Falsification or comparison, which is more suitable?


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Falsification or comparison, which is more suitable?

Karl Popper’s theory of criticism is that a theory can be falsified if it does not conform to the facts. I argue that this mode of criticism is satisfactory for some domains of knowledge but not for others.

Popper’s theory of criticism is adequate in matters of the natural sciences wherein knowledge deals only with monological and not multilogical concerns. Physics is a normal science, as defined by Thomas Kuhn, and a normal science is one in which the paradigm defines the boundaries and logic of the particular domain of knowledge under consideration.

An example might be the development of the atomic bomb. The scientists working on the bomb were confined strictly to the logic of physics; they did not, perhaps could not, accomplish their task if they were to consider matters of morality.

“Since social and political theories are unavoidably selective, partial and culturally conditioned, the only way to improve them is to force them to explain themselves, to articulate and justify their assumptions and choice of concepts, to defend their interpretations of facts and show why other interpretations are mistaken.”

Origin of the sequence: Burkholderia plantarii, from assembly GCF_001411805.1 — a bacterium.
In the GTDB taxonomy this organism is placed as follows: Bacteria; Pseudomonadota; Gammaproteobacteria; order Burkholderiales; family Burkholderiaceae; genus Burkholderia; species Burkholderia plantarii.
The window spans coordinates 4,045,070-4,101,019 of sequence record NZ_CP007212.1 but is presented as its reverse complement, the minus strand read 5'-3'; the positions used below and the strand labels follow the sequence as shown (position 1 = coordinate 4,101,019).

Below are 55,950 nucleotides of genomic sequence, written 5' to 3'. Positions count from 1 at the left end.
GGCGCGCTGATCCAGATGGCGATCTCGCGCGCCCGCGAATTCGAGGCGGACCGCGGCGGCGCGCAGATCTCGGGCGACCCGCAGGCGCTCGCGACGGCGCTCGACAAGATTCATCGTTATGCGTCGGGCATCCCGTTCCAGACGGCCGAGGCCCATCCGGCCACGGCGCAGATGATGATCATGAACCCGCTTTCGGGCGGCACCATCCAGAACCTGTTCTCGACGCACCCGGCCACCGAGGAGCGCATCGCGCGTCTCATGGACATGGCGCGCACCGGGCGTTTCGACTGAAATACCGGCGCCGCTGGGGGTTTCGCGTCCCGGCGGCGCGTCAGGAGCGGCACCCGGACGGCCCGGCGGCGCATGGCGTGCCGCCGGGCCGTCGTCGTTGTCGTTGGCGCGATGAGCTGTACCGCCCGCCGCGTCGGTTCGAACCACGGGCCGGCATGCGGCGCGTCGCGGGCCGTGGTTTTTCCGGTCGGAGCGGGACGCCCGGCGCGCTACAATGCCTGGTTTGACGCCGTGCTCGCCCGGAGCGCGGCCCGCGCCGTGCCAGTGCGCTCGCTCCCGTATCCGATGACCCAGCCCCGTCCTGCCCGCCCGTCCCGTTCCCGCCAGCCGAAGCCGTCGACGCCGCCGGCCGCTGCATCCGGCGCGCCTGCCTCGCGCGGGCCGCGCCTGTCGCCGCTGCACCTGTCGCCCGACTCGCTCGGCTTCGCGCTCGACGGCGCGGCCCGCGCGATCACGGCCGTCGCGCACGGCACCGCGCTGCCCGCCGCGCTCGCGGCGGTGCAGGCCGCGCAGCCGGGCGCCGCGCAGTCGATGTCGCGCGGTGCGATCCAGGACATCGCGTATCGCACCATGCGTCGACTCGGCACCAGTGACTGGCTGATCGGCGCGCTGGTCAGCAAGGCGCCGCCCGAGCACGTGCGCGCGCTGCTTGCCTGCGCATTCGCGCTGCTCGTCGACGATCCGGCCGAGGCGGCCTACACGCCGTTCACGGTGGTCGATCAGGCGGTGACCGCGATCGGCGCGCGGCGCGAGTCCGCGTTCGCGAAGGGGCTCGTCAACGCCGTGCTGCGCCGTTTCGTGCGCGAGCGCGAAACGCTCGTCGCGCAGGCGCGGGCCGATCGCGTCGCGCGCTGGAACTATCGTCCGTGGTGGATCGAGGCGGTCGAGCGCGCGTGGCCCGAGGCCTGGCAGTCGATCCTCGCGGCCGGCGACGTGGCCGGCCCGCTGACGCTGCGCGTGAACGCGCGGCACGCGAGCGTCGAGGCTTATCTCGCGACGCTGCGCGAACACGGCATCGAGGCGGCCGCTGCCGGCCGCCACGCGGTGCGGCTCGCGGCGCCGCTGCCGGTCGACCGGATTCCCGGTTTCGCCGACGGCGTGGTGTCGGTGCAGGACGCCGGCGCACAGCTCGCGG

Theories of physics are determined to be true or false by physical measurements: by weighing and/or measuring. Theories in the human sciences must be defended by narrative. The defense of Darwin’s theory of natural selection is such an example.

“Facts destroy a social or political theory not so much by falsifying it as by undermining its integrity and credibility, by making it incoherent…What one needs, therefore is not a boxing match…and the victory goes to the one who deals a knock-out blow…but a sympathetic and imaginative dialogue in which each contestant tries to learn from the rest.”

Social and political knowledge grows as a result of both criticism and sympathetic imagination through dialogical reasoning; thereby incorporating insight from an ever more sophisticated and broadening vision.

Quotes from Knowledge and Belief in Politics edited by Robert Benewick, R.N. Berki, and Bhikhu Parekh